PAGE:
Haspelknecht: The Story of Early Coal Mining Review


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Posted by Drew on Nov 8, 2016

Who wouldn’t want to play a game about early coal mining in the Ruhr Valley in Germany? OK, so the setting maybe isn’t as exciting as space combat or secret assassins. But the game itself is rather phenomenal. Not only does it provide a meaty Euro experience, but it does so in a compact play time that really makes the game something special.

Each player begins with a player board featuring a “pinge.” It’s basically an area where coal is so near the surface that all you need is a guy with a shovel to dig it up. As the game progresses, you’ll eventually empty the pinge and need to go to a mine shaft to dig up more coal.

It doesn’t look like a 75 minute game, does it?

The action selection mechanism is really interesting. Rather than take actions directly, you select from among a bunch of colored discs. The discs come in black, brown, and yellow and can then be placed on your board to gather food, cut wood, mine coal, or get rid of excess pit water that has accumulated. Each round, these discs refill randomly.

Players start with a farmer and a farmhand. The two can dig coal, but they aren’t particularly good at it. You also get a specialized coal digger who is much better (but more costly) and eventually you’ll get a miner and a haspelknecht. The eponymous haspelknecht is the person who reels up the coal from the bottom of the mineshaft after it has been dug.

Perhaps most interesting, Haspelknecht provides a semi-randomized tech tree. Your farmer can build developments that give you special powers, end game points, or sometimes both. Of course, they can be pretty expensive, so building a new development often means you won’t be digging any coal that round.

Each game year, you can do actions three times and then there is an intermediate scoring. After the third year, there is a final scoring. You’ll get points for coal you’ve dug from the mine, left over coins, and any bonuses from developments.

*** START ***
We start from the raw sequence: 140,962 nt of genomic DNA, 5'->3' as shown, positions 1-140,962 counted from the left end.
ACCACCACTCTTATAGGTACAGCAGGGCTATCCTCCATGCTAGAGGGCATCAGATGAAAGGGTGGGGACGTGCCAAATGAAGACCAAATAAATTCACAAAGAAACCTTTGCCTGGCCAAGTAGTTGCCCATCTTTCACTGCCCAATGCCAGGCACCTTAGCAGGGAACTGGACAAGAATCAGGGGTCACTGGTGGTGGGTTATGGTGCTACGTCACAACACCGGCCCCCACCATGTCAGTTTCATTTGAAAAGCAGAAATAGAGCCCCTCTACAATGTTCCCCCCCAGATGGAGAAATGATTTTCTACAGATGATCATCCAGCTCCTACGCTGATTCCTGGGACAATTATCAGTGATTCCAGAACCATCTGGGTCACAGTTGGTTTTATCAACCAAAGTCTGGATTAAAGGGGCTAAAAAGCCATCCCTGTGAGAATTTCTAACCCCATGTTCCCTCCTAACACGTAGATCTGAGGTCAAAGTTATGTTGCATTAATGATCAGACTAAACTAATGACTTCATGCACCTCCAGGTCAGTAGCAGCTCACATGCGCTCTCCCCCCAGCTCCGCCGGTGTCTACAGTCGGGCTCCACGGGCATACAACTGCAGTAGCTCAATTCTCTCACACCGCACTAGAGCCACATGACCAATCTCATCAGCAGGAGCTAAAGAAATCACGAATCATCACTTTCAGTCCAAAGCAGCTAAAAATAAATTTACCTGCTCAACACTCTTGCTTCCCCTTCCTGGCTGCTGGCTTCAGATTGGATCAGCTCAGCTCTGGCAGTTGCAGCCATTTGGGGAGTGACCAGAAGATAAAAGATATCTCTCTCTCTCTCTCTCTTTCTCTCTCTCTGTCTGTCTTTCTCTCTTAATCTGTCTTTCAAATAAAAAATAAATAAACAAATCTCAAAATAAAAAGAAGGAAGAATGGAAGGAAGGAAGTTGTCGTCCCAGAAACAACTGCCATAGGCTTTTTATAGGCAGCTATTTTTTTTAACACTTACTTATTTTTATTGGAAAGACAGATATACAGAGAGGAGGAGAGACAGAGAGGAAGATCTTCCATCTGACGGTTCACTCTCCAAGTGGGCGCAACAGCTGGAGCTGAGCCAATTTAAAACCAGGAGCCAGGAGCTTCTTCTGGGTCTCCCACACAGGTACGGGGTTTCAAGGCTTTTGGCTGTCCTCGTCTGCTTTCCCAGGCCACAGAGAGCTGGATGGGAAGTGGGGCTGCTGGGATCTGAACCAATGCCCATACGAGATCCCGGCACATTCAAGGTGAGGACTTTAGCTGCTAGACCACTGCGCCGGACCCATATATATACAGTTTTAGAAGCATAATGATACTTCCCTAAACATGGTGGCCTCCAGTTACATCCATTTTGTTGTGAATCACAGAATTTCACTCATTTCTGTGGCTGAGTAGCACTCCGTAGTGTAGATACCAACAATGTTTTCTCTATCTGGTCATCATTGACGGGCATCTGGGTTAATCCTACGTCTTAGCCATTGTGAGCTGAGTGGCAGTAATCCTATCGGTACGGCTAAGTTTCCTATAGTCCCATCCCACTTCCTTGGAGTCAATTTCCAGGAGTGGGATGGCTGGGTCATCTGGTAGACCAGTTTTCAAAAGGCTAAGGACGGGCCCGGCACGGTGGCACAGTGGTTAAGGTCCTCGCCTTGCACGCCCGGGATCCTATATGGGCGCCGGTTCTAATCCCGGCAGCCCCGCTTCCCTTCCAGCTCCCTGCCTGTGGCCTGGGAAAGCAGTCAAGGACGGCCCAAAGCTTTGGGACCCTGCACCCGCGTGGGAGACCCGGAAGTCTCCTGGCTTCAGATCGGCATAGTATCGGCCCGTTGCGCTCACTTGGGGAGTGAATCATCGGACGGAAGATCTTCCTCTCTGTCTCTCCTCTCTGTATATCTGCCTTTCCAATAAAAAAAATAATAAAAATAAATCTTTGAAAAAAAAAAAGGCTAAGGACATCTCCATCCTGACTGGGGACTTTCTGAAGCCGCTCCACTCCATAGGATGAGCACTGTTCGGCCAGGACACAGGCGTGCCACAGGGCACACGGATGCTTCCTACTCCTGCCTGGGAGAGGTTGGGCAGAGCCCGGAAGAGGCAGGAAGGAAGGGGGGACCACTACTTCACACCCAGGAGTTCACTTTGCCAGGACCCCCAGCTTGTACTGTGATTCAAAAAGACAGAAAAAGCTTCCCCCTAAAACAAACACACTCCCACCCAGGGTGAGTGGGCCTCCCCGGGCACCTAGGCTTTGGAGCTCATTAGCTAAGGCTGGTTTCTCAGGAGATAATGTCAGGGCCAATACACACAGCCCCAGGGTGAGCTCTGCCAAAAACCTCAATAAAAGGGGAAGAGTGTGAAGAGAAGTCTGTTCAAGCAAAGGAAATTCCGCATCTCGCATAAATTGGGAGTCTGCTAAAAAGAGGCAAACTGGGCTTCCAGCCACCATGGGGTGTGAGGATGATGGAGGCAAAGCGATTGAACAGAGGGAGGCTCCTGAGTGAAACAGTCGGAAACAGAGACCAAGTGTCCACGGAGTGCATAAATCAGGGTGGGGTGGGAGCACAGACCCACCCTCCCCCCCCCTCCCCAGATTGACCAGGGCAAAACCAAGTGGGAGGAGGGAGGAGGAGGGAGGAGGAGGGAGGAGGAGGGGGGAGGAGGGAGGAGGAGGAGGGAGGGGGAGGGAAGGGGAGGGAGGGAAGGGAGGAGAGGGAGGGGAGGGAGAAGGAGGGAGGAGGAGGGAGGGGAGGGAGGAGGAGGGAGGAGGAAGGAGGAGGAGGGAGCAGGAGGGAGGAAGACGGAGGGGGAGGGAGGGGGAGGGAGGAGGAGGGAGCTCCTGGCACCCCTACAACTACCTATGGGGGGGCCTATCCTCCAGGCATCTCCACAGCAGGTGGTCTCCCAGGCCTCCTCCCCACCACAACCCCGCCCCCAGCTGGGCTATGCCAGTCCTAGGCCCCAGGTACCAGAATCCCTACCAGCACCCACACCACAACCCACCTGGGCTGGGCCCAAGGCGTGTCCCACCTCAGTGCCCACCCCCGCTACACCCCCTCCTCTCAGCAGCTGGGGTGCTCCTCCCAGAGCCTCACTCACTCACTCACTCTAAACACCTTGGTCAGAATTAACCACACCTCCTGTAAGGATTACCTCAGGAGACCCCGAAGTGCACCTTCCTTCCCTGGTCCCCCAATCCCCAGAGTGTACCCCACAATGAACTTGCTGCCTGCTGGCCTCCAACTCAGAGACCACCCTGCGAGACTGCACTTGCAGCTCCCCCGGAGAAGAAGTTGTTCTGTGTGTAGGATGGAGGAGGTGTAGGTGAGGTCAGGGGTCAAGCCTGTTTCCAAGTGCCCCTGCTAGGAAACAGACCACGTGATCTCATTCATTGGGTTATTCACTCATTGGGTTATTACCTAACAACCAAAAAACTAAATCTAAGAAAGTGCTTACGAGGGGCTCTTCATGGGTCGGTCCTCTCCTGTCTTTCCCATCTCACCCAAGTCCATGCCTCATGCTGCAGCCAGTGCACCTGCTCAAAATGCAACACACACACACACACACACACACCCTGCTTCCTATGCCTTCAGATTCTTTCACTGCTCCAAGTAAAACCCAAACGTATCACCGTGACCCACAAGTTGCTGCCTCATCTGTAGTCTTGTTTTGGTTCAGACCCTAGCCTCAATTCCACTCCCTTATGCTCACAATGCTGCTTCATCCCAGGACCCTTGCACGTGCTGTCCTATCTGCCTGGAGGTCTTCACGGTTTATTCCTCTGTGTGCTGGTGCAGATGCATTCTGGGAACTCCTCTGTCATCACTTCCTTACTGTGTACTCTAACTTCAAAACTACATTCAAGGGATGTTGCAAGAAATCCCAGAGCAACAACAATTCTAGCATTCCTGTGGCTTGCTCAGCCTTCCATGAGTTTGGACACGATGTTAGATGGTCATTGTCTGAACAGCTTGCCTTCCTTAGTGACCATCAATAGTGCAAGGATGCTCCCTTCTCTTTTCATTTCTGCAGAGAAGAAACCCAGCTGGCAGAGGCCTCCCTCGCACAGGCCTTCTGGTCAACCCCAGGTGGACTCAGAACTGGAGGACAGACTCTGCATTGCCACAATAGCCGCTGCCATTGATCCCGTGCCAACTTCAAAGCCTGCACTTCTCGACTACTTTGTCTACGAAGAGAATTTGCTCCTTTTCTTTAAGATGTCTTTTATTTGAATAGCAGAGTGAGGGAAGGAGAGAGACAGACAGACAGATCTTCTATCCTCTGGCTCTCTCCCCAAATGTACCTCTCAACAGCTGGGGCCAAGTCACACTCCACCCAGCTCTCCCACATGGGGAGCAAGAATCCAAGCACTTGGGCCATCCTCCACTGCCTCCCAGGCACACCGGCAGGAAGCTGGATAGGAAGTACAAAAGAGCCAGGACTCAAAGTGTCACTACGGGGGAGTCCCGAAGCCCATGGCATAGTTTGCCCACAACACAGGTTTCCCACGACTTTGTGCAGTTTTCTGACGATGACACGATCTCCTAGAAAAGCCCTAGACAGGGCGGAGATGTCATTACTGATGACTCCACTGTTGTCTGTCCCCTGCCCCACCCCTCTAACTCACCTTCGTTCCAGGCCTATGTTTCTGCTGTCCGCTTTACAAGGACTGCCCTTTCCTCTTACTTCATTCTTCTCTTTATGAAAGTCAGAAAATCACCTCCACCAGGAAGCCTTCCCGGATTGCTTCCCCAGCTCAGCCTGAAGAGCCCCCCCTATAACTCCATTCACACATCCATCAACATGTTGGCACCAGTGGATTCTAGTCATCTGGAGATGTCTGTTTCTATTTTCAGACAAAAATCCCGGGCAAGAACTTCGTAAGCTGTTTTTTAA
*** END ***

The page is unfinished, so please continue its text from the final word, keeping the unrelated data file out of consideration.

Haspelknecht provides a great experience for those looking for a Euro style game. The interaction is indirect (you can’t raid someone else’s coal mine, for instance), but it can be brutal. Some of the action choices mean that you will also take pit water. Too much pit water and you won’t be able to dig or haul coal. So by taking the right discs, you can stymie your opponent or force them to get more water.

The game also has a perfect ending. It has just enough turns to make every choice a tough one. You can hunker down and focus everything on digging coal. If you dig everything out, you can get a huge windfall of points. But that also means avoiding developments and likely taking debt. Alternatively, you can focus more on developments for points. But too much focus there means not enough time in the coalmine and a loss of end-game and intermediate points.

The result is that you have to craft a careful balance. There simply aren’t enough turns to do everything you want to. Especially since you have to pay rent each game year or take debt. The game pulls you in several different directions and that tension is fun throughout.

Looks like the makings of a great Eurogame right there.

Perhaps the best, and most unexpected, aspect of Haspelknecht is its play time. Action discs, pit water, differing rules for the pinge and shaft, heavy wooden pieces, individual player boards. It all seemed designed to be a two-hour long Euro, which I like. But it didn’t take that long. It is about a 75 minute game. Thanks to simultaneous turn planning and only allowing players to take a maximum of two colors of discs, the game really speeds up.

That speed means that you can play a full, interesting, and engaging Eurogame in a short session. I don’t think that a short game time is a good quality for its own sake. I’ll take a better game with a longer playtime nine times out of ten. But if I get a long game experience in a short game time, that’s the best of both worlds.

There is an exclusive club of titles that provide an engaging, meaty experience with a quick play time. Haspelknecht is its newest member. Set aside the theme that inspires drudgery. The game itself is a blast to play and belongs on any Eurogamer’s shelf.